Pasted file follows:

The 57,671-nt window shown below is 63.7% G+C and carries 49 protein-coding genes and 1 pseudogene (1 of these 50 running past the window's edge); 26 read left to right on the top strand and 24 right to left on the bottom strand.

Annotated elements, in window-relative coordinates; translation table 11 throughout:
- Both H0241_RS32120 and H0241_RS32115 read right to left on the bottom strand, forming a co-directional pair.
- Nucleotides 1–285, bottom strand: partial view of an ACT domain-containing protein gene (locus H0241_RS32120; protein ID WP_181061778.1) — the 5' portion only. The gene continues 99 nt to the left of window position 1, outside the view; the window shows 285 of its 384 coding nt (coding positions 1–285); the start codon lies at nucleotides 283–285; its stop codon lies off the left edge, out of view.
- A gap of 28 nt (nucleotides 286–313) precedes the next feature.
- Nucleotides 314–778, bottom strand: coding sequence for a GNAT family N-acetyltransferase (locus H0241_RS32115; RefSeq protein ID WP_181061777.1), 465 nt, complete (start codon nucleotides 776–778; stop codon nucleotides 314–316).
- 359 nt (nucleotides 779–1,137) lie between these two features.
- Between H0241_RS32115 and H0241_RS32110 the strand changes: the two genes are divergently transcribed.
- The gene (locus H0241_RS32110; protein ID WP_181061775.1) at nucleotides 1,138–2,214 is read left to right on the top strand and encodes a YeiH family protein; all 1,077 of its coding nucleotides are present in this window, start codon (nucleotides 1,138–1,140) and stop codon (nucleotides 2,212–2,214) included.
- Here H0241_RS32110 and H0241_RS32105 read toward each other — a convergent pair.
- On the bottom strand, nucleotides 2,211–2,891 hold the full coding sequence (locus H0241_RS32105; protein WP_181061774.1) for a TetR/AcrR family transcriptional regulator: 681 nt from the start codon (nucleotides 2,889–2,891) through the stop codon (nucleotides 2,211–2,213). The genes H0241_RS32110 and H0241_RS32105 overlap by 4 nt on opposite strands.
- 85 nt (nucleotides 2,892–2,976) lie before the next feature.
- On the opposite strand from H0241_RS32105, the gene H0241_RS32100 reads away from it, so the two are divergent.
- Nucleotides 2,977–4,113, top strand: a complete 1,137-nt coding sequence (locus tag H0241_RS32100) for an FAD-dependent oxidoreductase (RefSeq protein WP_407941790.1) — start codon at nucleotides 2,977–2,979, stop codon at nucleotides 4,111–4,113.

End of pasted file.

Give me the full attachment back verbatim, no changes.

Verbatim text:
The 57,671-nt window shown below is 63.7% G+C and carries 49 protein-coding genes and 1 pseudogene (1 of these 50 running past the window's edge); 26 read left to right on the top strand and 24 right to left on the bottom strand.

Annotated elements, in window-relative coordinates; translation table 11 throughout:
- Both H0241_RS32120 and H0241_RS32115 read right to left on the bottom strand, forming a co-directional pair.
- Nucleotides 1–285, bottom strand: partial view of an ACT domain-containing protein gene (locus H0241_RS32120; protein ID WP_181061778.1) — the 5' portion only. The gene continues 99 nt to the left of window position 1, outside the view; the window shows 285 of its 384 coding nt (coding positions 1–285); the start codon lies at nucleotides 283–285; its stop codon lies off the left edge, out of view.
- A gap of 28 nt (nucleotides 286–313) precedes the next feature.
- Nucleotides 314–778, bottom strand: coding sequence for a GNAT family N-acetyltransferase (locus H0241_RS32115; RefSeq protein ID WP_181061777.1), 465 nt, complete (start codon nucleotides 776–778; stop codon nucleotides 314–316).
- 359 nt (nucleotides 779–1,137) lie between these two features.
- Between H0241_RS32115 and H0241_RS32110 the strand changes: the two genes are divergently transcribed.
- The gene (locus H0241_RS32110; protein ID WP_181061775.1) at nucleotides 1,138–2,214 is read left to right on the top strand and encodes a YeiH family protein; all 1,077 of its coding nucleotides are present in this window, start codon (nucleotides 1,138–1,140) and stop codon (nucleotides 2,212–2,214) included.
- Here H0241_RS32110 and H0241_RS32105 read toward each other — a convergent pair.
- On the bottom strand, nucleotides 2,211–2,891 hold the full coding sequence (locus H0241_RS32105; protein WP_181061774.1) for a TetR/AcrR family transcriptional regulator: 681 nt from the start codon (nucleotides 2,889–2,891) through the stop codon (nucleotides 2,211–2,213). The genes H0241_RS32110 and H0241_RS32105 overlap by 4 nt on opposite strands.
- 85 nt (nucleotides 2,892–2,976) lie before the next feature.
- On the opposite strand from H0241_RS32105, the gene H0241_RS32100 reads away from it, so the two are divergent.
- Nucleotides 2,977–4,113, top strand: a complete 1,137-nt coding sequence (locus tag H0241_RS32100) for an FAD-dependent oxidoreductase (RefSeq protein WP_407941790.1) — start codon at nucleotides 2,977–2,979, stop codon at nucleotides 4,111–4,113.